No matter what you love to do outdoors, it’s important to have the skills and the tools to handle the dangers that arise when you’re out in nature — especially if you love to go out alone.
Even if you still recall those days of learning to make fire at sleepaway camp, it’s important to brush up each year on new tools and tactics for safety to go along with your outdoor fitness routine.
The tips below are from survivalist experts who spend their days sharing tools for maintaining safety and comfort in the wilderness.
1. Remove Ticks with a Needle, Not with Fire
We’ve seen the old movie images, someone has a tick and starts running circles genuinely grossed out by the announcement that a blood-sucking insect is feeding on their body.
The experienced outdoorsman then walks over with a smirk and uses the end of his smoking cigarette to release his friend from the clutches of the tick.
According to Carl Weil, on the Wilderness Medicine blog, burning the tick can often mean burning yourself too and isn’t the best way to remove them effectively. Instead, he suggests using a clean safety pin, inserting it into the hole where the tick has burrowed and popping the head out.
The goal is to release the tick without leaving parts of it in your skin, which can cause infection.
2. Don’t Overpack Your Survival Kit
Sometimes referred to as a “Bug-Out-Bag,” it’s important to have a survival kit that’s prepared for anything, but won’t weigh you down with unnecessary bulk.
Jim Cobb, the author of the Survival Weekly blog, suggests thinking wisely about what you pack and avoiding heavy items like canned goods.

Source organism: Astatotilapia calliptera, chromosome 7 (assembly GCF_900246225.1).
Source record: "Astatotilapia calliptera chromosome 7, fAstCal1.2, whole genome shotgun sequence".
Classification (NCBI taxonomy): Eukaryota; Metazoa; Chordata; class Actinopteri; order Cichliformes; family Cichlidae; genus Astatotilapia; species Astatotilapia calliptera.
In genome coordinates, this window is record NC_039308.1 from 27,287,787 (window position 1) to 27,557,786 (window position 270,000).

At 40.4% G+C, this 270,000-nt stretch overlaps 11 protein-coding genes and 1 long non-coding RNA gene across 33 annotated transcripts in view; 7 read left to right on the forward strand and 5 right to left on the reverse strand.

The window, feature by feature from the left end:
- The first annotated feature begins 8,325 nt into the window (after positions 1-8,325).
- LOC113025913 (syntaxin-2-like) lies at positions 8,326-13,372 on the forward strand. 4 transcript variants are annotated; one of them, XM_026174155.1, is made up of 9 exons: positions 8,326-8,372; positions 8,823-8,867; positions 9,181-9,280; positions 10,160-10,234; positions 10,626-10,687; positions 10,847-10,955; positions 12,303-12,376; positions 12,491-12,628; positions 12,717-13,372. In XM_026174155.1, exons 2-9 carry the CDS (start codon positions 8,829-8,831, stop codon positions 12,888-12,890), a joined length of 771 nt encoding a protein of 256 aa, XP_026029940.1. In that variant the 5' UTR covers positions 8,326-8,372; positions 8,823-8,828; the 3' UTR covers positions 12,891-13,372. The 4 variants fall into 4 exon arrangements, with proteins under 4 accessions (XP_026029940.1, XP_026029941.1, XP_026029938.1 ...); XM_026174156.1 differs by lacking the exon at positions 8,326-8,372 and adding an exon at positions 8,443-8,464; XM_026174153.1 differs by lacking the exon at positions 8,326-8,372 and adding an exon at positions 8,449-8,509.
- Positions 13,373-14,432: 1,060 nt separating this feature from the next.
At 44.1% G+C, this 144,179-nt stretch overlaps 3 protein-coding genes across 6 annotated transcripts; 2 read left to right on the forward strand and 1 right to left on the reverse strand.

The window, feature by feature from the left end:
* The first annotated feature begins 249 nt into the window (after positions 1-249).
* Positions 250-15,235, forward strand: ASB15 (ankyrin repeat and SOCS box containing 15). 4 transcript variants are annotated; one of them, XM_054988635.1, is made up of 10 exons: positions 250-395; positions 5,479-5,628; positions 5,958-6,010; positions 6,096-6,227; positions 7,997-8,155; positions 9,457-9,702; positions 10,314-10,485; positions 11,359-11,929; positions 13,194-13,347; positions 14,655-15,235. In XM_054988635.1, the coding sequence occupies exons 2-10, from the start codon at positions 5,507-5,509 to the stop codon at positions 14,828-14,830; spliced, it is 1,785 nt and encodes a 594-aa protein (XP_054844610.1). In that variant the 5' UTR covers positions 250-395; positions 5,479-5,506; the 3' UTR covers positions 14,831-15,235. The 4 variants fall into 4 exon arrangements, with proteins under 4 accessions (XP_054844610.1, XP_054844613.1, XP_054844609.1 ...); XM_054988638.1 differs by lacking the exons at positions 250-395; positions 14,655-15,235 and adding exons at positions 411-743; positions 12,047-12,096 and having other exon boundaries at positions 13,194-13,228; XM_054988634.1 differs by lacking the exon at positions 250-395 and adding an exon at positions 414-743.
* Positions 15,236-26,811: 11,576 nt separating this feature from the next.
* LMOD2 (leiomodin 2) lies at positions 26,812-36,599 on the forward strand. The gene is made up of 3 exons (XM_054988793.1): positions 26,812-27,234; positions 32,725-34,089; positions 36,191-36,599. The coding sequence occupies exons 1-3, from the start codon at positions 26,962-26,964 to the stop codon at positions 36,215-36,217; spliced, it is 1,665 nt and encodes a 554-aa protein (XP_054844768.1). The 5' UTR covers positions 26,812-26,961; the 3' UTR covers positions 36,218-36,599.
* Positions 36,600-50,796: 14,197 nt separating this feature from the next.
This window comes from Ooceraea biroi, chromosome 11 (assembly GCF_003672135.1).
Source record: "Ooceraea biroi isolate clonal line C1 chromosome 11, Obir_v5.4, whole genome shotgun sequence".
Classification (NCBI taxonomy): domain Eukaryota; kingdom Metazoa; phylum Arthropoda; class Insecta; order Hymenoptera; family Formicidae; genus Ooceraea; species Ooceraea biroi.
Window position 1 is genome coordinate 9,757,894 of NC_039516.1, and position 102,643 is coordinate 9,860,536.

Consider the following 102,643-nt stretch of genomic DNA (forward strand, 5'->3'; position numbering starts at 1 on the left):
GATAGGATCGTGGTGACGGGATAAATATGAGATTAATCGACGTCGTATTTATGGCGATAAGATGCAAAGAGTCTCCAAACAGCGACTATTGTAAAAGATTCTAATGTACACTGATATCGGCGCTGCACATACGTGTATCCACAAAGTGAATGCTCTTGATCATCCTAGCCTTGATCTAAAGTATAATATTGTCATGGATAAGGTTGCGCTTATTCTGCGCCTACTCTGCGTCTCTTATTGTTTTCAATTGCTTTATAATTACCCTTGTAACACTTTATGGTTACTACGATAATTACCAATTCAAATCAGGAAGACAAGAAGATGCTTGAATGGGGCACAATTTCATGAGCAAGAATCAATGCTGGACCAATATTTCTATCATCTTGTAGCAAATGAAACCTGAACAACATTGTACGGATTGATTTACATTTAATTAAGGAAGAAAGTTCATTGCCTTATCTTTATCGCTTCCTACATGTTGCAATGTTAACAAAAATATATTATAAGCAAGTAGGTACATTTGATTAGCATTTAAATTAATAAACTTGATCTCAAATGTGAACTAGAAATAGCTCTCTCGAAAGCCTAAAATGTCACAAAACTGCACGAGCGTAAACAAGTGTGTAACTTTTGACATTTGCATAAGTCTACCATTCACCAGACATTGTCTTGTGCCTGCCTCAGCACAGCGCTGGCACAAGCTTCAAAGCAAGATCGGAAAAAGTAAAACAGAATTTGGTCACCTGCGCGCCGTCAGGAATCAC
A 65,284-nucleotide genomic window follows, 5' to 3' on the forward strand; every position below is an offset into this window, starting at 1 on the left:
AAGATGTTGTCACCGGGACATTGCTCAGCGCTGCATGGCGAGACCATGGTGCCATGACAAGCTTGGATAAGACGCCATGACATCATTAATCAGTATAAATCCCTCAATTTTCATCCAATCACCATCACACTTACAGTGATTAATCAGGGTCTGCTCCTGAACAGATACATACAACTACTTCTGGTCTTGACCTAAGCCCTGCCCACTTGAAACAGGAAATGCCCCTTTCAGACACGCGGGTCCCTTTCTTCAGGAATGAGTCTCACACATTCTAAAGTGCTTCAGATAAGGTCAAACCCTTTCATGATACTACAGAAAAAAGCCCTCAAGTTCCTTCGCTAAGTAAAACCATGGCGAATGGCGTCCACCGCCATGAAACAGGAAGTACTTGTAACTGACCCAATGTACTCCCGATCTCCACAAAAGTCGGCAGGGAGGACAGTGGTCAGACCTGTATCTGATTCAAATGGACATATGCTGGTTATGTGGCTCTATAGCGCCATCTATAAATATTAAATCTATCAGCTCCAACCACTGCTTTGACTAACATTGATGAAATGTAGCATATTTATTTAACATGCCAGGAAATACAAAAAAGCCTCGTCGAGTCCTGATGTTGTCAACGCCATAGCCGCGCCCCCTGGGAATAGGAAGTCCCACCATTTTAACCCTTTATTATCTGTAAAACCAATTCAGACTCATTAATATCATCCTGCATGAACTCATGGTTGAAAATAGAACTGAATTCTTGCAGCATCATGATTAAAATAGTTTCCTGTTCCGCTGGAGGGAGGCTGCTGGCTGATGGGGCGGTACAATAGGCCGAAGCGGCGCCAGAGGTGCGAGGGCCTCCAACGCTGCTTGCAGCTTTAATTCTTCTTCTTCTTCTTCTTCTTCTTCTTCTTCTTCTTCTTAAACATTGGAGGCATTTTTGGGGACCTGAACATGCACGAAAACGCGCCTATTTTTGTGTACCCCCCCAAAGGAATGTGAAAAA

Focus on lightweight granola and protein bars, peanut butter, tuna and crackers that take up less weight. According to Jim, a 3-hour walk with the bag on your back should tell you if it’s too heavy and needs to be reconfigured.
This handy toolkit is great for those who go into the wilderness for multiple days at a time or are venturing into new areas that might have more treacherous terrain. It’s also great just to have these bags around the house in case of an emergency or natural disaster.
3. Use a “Pyramid Fire” to stay warm all night
Survivalist, Eric Boettcher, suggests building a pyramid with your kindling to create a fire that lasts all night. Doing this will make sure you’re able to sleep through the night and stay warm, especially during the colder months when you’re out camping.
Keep Up with the Latest Updates
Following experts online is a great way to keep your survival knowledge up to date, so you can stay safe and prepared for anything during wilderness trips and adventures.
The Self-Reliance & Simple Life Experience offers a chance to get to know these experts and learn about tactics and tools for survival in any condition. The event will be held on September 22-23 at the National Western Complex, in Denver, CO.